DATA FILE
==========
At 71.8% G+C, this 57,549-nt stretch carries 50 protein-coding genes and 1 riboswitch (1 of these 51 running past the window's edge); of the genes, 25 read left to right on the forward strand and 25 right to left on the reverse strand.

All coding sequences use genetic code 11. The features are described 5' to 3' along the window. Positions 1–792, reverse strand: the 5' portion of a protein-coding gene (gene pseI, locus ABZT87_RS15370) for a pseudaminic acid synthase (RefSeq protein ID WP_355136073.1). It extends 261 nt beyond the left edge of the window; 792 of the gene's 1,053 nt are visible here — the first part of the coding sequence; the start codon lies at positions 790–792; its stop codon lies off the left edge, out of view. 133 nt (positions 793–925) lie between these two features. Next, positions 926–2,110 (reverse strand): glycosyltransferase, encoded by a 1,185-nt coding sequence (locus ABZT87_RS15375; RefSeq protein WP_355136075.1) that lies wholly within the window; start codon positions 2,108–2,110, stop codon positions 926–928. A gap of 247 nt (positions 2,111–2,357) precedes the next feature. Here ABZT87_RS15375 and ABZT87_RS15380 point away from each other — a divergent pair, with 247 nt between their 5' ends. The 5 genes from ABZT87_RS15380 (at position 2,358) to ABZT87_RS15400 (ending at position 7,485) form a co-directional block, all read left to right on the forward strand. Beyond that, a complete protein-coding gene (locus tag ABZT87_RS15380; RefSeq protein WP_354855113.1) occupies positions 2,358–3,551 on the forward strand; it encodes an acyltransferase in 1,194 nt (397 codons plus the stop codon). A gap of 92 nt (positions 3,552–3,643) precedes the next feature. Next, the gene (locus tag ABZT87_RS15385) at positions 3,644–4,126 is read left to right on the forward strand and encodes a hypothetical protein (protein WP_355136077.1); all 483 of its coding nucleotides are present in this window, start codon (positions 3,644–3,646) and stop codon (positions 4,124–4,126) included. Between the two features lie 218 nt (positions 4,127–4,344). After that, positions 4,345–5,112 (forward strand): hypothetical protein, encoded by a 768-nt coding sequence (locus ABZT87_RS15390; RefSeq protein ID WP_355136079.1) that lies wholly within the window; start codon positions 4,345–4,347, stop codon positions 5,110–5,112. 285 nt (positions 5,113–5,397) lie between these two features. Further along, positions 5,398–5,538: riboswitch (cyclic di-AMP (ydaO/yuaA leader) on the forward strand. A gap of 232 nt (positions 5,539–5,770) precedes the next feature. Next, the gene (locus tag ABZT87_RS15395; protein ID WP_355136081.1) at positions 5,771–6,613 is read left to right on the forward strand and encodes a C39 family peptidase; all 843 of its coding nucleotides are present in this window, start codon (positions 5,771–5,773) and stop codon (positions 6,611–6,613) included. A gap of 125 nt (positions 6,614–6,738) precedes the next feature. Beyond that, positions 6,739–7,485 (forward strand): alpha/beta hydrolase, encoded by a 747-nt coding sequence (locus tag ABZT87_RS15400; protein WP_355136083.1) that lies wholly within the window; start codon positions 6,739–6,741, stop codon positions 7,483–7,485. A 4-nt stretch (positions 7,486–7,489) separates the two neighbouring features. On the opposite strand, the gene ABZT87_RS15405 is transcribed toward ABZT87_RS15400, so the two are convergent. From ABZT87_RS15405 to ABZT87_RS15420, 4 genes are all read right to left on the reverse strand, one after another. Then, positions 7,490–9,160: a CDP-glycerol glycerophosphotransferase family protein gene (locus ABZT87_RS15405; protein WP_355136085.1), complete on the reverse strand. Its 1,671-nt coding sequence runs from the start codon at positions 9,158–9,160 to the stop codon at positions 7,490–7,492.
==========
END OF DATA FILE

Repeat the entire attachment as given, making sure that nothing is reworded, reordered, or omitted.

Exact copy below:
At 71.8% G+C, this 57,549-nt stretch carries 50 protein-coding genes and 1 riboswitch (1 of these 51 running past the window's edge); of the genes, 25 read left to right on the forward strand and 25 right to left on the reverse strand.

All coding sequences use genetic code 11. The features are described 5' to 3' along the window. Positions 1–792, reverse strand: the 5' portion of a protein-coding gene (gene pseI, locus ABZT87_RS15370) for a pseudaminic acid synthase (RefSeq protein ID WP_355136073.1). It extends 261 nt beyond the left edge of the window; 792 of the gene's 1,053 nt are visible here — the first part of the coding sequence; the start codon lies at positions 790–792; its stop codon lies off the left edge, out of view. 133 nt (positions 793–925) lie between these two features. Next, positions 926–2,110 (reverse strand): glycosyltransferase, encoded by a 1,185-nt coding sequence (locus ABZT87_RS15375; RefSeq protein WP_355136075.1) that lies wholly within the window; start codon positions 2,108–2,110, stop codon positions 926–928. A gap of 247 nt (positions 2,111–2,357) precedes the next feature. Here ABZT87_RS15375 and ABZT87_RS15380 point away from each other — a divergent pair, with 247 nt between their 5' ends. The 5 genes from ABZT87_RS15380 (at position 2,358) to ABZT87_RS15400 (ending at position 7,485) form a co-directional block, all read left to right on the forward strand. Beyond that, a complete protein-coding gene (locus tag ABZT87_RS15380; RefSeq protein WP_354855113.1) occupies positions 2,358–3,551 on the forward strand; it encodes an acyltransferase in 1,194 nt (397 codons plus the stop codon). A gap of 92 nt (positions 3,552–3,643) precedes the next feature. Next, the gene (locus tag ABZT87_RS15385) at positions 3,644–4,126 is read left to right on the forward strand and encodes a hypothetical protein (protein WP_355136077.1); all 483 of its coding nucleotides are present in this window, start codon (positions 3,644–3,646) and stop codon (positions 4,124–4,126) included. Between the two features lie 218 nt (positions 4,127–4,344). After that, positions 4,345–5,112 (forward strand): hypothetical protein, encoded by a 768-nt coding sequence (locus ABZT87_RS15390; RefSeq protein ID WP_355136079.1) that lies wholly within the window; start codon positions 4,345–4,347, stop codon positions 5,110–5,112. 285 nt (positions 5,113–5,397) lie between these two features. Further along, positions 5,398–5,538: riboswitch (cyclic di-AMP (ydaO/yuaA leader) on the forward strand. A gap of 232 nt (positions 5,539–5,770) precedes the next feature. Next, the gene (locus tag ABZT87_RS15395; protein ID WP_355136081.1) at positions 5,771–6,613 is read left to right on the forward strand and encodes a C39 family peptidase; all 843 of its coding nucleotides are present in this window, start codon (positions 5,771–5,773) and stop codon (positions 6,611–6,613) included. A gap of 125 nt (positions 6,614–6,738) precedes the next feature. Beyond that, positions 6,739–7,485 (forward strand): alpha/beta hydrolase, encoded by a 747-nt coding sequence (locus tag ABZT87_RS15400; protein WP_355136083.1) that lies wholly within the window; start codon positions 6,739–6,741, stop codon positions 7,483–7,485. A 4-nt stretch (positions 7,486–7,489) separates the two neighbouring features. On the opposite strand, the gene ABZT87_RS15405 is transcribed toward ABZT87_RS15400, so the two are convergent. From ABZT87_RS15405 to ABZT87_RS15420, 4 genes are all read right to left on the reverse strand, one after another. Then, positions 7,490–9,160: a CDP-glycerol glycerophosphotransferase family protein gene (locus ABZT87_RS15405; protein WP_355136085.1), complete on the reverse strand. Its 1,671-nt coding sequence runs from the start codon at positions 9,158–9,160 to the stop codon at positions 7,490–7,492.